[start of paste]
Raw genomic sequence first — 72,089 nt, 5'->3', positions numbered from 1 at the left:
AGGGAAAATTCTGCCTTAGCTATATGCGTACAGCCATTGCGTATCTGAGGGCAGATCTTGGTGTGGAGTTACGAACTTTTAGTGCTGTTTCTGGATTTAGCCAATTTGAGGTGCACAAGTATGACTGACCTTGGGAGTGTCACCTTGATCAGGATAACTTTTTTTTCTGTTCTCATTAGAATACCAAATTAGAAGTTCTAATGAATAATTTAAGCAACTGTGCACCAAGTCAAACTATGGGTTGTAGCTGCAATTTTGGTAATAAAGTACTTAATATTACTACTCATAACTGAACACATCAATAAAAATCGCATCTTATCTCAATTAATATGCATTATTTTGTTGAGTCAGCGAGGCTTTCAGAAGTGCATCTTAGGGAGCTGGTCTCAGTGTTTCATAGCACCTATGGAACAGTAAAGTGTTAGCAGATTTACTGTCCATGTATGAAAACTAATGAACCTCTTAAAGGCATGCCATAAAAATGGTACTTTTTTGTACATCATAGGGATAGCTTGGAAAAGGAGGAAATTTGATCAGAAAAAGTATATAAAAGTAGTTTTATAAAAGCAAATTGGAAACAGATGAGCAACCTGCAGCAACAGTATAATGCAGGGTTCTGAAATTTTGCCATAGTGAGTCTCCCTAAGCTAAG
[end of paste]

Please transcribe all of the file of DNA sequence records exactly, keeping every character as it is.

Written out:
Raw genomic sequence first — 72,089 nt, 5'->3', positions numbered from 1 at the left:
AGGGAAAATTCTGCCTTAGCTATATGCGTACAGCCATTGCGTATCTGAGGGCAGATCTTGGTGTGGAGTTACGAACTTTTAGTGCTGTTTCTGGATTTAGCCAATTTGAGGTGCACAAGTATGACTGACCTTGGGAGTGTCACCTTGATCAGGATAACTTTTTTTTCTGTTCTCATTAGAATACCAAATTAGAAGTTCTAATGAATAATTTAAGCAACTGTGCACCAAGTCAAACTATGGGTTGTAGCTGCAATTTTGGTAATAAAGTACTTAATATTACTACTCATAACTGAACACATCAATAAAAATCGCATCTTATCTCAATTAATATGCATTATTTTGTTGAGTCAGCGAGGCTTTCAGAAGTGCATCTTAGGGAGCTGGTCTCAGTGTTTCATAGCACCTATGGAACAGTAAAGTGTTAGCAGATTTACTGTCCATGTATGAAAACTAATGAACCTCTTAAAGGCATGCCATAAAAATGGTACTTTTTTGTACATCATAGGGATAGCTTGGAAAAGGAGGAAATTTGATCAGAAAAAGTATATAAAAGTAGTTTTATAAAAGCAAATTGGAAACAGATGAGCAACCTGCAGCAACAGTATAATGCAGGGTTCTGAAATTTTGCCATAGTGAGTCTCCCTAAGCTAAG